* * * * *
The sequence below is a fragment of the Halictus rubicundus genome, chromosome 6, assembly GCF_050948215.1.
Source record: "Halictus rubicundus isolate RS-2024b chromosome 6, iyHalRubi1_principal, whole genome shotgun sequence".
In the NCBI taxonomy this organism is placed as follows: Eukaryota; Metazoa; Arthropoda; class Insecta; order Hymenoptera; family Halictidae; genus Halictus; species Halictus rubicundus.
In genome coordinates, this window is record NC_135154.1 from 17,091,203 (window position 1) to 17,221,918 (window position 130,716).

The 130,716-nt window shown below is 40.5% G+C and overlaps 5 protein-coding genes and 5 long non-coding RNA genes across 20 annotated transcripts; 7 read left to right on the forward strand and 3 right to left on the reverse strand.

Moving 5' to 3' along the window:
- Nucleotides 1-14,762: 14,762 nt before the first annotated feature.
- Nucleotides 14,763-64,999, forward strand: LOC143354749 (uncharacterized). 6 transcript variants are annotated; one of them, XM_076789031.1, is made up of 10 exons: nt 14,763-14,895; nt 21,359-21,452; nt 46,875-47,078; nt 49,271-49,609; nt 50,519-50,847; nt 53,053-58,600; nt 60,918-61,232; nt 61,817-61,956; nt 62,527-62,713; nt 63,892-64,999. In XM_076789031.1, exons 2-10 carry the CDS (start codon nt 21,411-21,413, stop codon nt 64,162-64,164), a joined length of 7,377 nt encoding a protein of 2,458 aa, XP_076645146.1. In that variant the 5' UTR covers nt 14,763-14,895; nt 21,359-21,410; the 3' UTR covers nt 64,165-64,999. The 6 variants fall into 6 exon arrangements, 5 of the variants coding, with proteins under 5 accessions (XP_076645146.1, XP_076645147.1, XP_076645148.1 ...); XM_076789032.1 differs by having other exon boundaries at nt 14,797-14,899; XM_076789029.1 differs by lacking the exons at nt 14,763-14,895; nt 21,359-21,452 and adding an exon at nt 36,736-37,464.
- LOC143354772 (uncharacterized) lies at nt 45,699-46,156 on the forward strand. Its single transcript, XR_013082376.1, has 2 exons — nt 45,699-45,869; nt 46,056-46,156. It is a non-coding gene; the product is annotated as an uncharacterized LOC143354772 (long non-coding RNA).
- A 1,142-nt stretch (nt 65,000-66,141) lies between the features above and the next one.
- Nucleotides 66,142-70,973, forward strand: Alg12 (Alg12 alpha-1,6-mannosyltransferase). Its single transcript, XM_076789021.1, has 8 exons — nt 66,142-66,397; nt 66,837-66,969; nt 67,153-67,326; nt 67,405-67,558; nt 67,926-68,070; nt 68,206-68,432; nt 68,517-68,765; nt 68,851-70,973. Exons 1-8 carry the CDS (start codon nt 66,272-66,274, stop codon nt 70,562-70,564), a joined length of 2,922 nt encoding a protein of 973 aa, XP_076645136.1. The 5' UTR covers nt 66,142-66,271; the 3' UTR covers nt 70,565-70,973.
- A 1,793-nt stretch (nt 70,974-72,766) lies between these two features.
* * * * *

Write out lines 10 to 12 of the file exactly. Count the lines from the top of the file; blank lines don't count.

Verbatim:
- A 1,142-nt stretch (nt 65,000-66,141) lies between the features above and the next one.
- Nucleotides 66,142-70,973, forward strand: Alg12 (Alg12 alpha-1,6-mannosyltransferase). Its single transcript, XM_076789021.1, has 8 exons — nt 66,142-66,397; nt 66,837-66,969; nt 67,153-67,326; nt 67,405-67,558; nt 67,926-68,070; nt 68,206-68,432; nt 68,517-68,765; nt 68,851-70,973. Exons 1-8 carry the CDS (start codon nt 66,272-66,274, stop codon nt 70,562-70,564), a joined length of 2,922 nt encoding a protein of 973 aa, XP_076645136.1. The 5' UTR covers nt 66,142-66,271; the 3' UTR covers nt 70,565-70,973.
- A 1,793-nt stretch (nt 70,974-72,766) lies between these two features.